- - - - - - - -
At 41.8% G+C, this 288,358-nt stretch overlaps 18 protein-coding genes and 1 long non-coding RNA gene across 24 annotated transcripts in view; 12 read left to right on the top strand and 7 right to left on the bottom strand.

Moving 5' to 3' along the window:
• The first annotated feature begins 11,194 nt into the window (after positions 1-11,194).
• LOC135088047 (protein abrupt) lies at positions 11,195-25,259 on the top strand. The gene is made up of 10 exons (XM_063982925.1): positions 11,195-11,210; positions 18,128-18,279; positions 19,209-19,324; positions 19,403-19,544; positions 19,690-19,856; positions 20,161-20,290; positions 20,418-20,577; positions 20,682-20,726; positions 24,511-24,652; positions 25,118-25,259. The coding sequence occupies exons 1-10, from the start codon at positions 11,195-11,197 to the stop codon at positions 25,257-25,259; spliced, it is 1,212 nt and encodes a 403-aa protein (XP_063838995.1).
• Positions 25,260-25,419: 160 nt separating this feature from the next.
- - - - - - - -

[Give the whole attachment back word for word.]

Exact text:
At 41.8% G+C, this 288,358-nt stretch overlaps 18 protein-coding genes and 1 long non-coding RNA gene across 24 annotated transcripts in view; 12 read left to right on the top strand and 7 right to left on the bottom strand.

Moving 5' to 3' along the window:
• The first annotated feature begins 11,194 nt into the window (after positions 1-11,194).
• LOC135088047 (protein abrupt) lies at positions 11,195-25,259 on the top strand. The gene is made up of 10 exons (XM_063982925.1): positions 11,195-11,210; positions 18,128-18,279; positions 19,209-19,324; positions 19,403-19,544; positions 19,690-19,856; positions 20,161-20,290; positions 20,418-20,577; positions 20,682-20,726; positions 24,511-24,652; positions 25,118-25,259. The coding sequence occupies exons 1-10, from the start codon at positions 11,195-11,197 to the stop codon at positions 25,257-25,259; spliced, it is 1,212 nt and encodes a 403-aa protein (XP_063838995.1).
• Positions 25,260-25,419: 160 nt separating this feature from the next.